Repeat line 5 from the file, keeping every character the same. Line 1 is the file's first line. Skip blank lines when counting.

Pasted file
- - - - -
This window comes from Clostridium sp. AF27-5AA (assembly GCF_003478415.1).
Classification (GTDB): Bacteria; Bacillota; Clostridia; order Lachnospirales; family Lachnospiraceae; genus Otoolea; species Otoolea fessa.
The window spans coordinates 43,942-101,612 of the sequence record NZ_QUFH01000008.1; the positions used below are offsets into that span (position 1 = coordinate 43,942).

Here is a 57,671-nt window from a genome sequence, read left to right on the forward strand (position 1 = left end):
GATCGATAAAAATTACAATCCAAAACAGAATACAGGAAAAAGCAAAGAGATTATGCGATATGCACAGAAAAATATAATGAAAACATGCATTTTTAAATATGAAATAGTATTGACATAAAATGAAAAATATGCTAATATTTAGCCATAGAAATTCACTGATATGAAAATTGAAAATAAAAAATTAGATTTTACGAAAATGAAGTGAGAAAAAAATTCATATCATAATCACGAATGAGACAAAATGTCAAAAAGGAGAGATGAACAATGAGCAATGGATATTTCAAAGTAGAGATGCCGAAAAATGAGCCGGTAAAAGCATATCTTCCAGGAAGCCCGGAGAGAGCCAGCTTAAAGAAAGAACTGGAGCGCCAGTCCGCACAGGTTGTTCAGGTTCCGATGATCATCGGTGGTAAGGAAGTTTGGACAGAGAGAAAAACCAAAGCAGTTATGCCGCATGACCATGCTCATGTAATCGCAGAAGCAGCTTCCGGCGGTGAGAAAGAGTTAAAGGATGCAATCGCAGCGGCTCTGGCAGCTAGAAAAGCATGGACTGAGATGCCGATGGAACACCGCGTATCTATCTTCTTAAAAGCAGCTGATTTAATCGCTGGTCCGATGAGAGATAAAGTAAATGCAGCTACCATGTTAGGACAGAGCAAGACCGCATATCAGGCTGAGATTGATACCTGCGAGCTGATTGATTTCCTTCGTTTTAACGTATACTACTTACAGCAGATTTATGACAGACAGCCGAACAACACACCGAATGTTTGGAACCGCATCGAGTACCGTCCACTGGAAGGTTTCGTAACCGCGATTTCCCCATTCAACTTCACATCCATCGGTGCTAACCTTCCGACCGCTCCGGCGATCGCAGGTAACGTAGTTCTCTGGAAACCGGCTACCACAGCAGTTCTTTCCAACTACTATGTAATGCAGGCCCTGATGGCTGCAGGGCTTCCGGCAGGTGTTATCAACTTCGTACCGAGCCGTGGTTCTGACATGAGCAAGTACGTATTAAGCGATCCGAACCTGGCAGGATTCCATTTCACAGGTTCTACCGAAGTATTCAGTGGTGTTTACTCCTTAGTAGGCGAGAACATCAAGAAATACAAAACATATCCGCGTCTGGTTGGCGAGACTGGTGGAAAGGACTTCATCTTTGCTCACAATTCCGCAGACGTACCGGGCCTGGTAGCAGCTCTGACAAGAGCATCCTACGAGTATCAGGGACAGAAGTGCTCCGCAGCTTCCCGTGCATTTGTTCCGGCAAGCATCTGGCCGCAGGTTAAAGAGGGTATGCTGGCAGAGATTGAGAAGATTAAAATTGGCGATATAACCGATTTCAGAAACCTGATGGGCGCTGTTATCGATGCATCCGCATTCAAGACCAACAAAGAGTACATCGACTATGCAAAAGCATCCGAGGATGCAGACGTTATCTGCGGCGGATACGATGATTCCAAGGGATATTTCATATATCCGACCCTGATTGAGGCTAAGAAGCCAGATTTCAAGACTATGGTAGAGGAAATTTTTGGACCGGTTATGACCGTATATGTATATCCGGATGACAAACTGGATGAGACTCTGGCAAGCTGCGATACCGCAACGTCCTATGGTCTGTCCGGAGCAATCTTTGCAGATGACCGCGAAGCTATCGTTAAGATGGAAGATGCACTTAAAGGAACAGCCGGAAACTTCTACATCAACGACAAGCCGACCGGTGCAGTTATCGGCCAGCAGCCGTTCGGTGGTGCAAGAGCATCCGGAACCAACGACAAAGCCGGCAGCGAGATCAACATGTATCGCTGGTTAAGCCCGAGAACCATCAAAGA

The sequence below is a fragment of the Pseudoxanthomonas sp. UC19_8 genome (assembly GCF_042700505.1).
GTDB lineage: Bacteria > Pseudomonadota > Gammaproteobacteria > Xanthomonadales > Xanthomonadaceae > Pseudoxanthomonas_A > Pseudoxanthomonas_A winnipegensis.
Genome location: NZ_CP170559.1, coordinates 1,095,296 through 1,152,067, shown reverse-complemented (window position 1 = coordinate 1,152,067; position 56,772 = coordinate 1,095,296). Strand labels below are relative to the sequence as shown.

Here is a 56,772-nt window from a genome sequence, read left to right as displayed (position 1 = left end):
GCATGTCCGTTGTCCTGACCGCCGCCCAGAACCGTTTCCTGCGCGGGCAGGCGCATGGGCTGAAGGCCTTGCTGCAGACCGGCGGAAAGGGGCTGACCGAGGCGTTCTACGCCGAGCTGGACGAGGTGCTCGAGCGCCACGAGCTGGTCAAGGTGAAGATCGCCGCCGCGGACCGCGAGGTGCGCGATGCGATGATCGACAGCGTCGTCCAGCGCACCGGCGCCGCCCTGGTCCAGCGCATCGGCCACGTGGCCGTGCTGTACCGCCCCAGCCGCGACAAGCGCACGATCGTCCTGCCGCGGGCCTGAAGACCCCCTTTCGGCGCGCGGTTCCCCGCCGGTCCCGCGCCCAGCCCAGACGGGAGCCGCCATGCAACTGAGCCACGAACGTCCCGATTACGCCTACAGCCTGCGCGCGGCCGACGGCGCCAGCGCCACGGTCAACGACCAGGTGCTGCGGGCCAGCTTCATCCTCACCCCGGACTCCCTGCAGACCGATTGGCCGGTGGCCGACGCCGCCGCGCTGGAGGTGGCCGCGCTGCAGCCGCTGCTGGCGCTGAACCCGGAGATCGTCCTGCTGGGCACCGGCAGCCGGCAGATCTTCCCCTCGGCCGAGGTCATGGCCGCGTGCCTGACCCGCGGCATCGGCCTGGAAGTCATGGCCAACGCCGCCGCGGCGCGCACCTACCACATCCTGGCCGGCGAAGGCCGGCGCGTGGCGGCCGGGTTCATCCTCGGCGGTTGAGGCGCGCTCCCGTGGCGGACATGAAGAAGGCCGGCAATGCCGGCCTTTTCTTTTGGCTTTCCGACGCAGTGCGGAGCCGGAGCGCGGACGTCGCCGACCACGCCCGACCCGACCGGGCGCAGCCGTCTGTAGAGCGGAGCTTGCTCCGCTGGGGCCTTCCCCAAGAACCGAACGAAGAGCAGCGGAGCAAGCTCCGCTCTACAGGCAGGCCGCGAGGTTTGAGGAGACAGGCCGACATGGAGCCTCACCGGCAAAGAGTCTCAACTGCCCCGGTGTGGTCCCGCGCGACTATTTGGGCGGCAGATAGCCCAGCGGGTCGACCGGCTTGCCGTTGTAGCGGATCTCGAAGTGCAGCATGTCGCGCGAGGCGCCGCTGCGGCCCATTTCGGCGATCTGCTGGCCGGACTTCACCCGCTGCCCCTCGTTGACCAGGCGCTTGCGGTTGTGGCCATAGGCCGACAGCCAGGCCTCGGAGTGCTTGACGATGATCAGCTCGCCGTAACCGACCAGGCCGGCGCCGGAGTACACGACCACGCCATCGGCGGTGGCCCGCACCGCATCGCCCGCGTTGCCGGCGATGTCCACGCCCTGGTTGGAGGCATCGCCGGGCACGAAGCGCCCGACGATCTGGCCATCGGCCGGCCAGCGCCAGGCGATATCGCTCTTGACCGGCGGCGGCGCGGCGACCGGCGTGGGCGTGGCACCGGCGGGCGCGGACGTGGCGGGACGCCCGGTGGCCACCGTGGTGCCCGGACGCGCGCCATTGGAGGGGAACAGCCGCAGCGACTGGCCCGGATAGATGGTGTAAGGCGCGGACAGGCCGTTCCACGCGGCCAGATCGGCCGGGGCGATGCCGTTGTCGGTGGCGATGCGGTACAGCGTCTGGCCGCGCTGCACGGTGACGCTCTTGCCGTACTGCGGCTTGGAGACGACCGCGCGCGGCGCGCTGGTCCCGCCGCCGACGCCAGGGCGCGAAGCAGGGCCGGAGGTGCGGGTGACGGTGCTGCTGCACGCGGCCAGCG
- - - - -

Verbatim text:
GATCGATAAAAATTACAATCCAAAACAGAATACAGGAAAAAGCAAAGAGATTATGCGATATGCACAGAAAAATATAATGAAAACATGCATTTTTAAATATGAAATAGTATTGACATAAAATGAAAAATATGCTAATATTTAGCCATAGAAATTCACTGATATGAAAATTGAAAATAAAAAATTAGATTTTACGAAAATGAAGTGAGAAAAAAATTCATATCATAATCACGAATGAGACAAAATGTCAAAAAGGAGAGATGAACAATGAGCAATGGATATTTCAAAGTAGAGATGCCGAAAAATGAGCCGGTAAAAGCATATCTTCCAGGAAGCCCGGAGAGAGCCAGCTTAAAGAAAGAACTGGAGCGCCAGTCCGCACAGGTTGTTCAGGTTCCGATGATCATCGGTGGTAAGGAAGTTTGGACAGAGAGAAAAACCAAAGCAGTTATGCCGCATGACCATGCTCATGTAATCGCAGAAGCAGCTTCCGGCGGTGAGAAAGAGTTAAAGGATGCAATCGCAGCGGCTCTGGCAGCTAGAAAAGCATGGACTGAGATGCCGATGGAACACCGCGTATCTATCTTCTTAAAAGCAGCTGATTTAATCGCTGGTCCGATGAGAGATAAAGTAAATGCAGCTACCATGTTAGGACAGAGCAAGACCGCATATCAGGCTGAGATTGATACCTGCGAGCTGATTGATTTCCTTCGTTTTAACGTATACTACTTACAGCAGATTTATGACAGACAGCCGAACAACACACCGAATGTTTGGAACCGCATCGAGTACCGTCCACTGGAAGGTTTCGTAACCGCGATTTCCCCATTCAACTTCACATCCATCGGTGCTAACCTTCCGACCGCTCCGGCGATCGCAGGTAACGTAGTTCTCTGGAAACCGGCTACCACAGCAGTTCTTTCCAACTACTATGTAATGCAGGCCCTGATGGCTGCAGGGCTTCCGGCAGGTGTTATCAACTTCGTACCGAGCCGTGGTTCTGACATGAGCAAGTACGTATTAAGCGATCCGAACCTGGCAGGATTCCATTTCACAGGTTCTACCGAAGTATTCAGTGGTGTTTACTCCTTAGTAGGCGAGAACATCAAGAAATACAAAACATATCCGCGTCTGGTTGGCGAGACTGGTGGAAAGGACTTCATCTTTGCTCACAATTCCGCAGACGTACCGGGCCTGGTAGCAGCTCTGACAAGAGCATCCTACGAGTATCAGGGACAGAAGTGCTCCGCAGCTTCCCGTGCATTTGTTCCGGCAAGCATCTGGCCGCAGGTTAAAGAGGGTATGCTGGCAGAGATTGAGAAGATTAAAATTGGCGATATAACCGATTTCAGAAACCTGATGGGCGCTGTTATCGATGCATCCGCATTCAAGACCAACAAAGAGTACATCGACTATGCAAAAGCATCCGAGGATGCAGACGTTATCTGCGGCGGATACGATGATTCCAAGGGATATTTCATATATCCGACCCTGATTGAGGCTAAGAAGCCAGATTTCAAGACTATGGTAGAGGAAATTTTTGGACCGGTTATGACCGTATATGTATATCCGGATGACAAACTGGATGAGACTCTGGCAAGCTGCGATACCGCAACGTCCTATGGTCTGTCCGGAGCAATCTTTGCAGATGACCGCGAAGCTATCGTTAAGATGGAAGATGCACTTAAAGGAACAGCCGGAAACTTCTACATCAACGACAAGCCGACCGGTGCAGTTATCGGCCAGCAGCCGTTCGGTGGTGCAAGAGCATCCGGAACCAACGACAAAGCCGGCAGCGAGATCAACATGTATCGCTGGTTAAGCCCGAGAACCATCAAAGA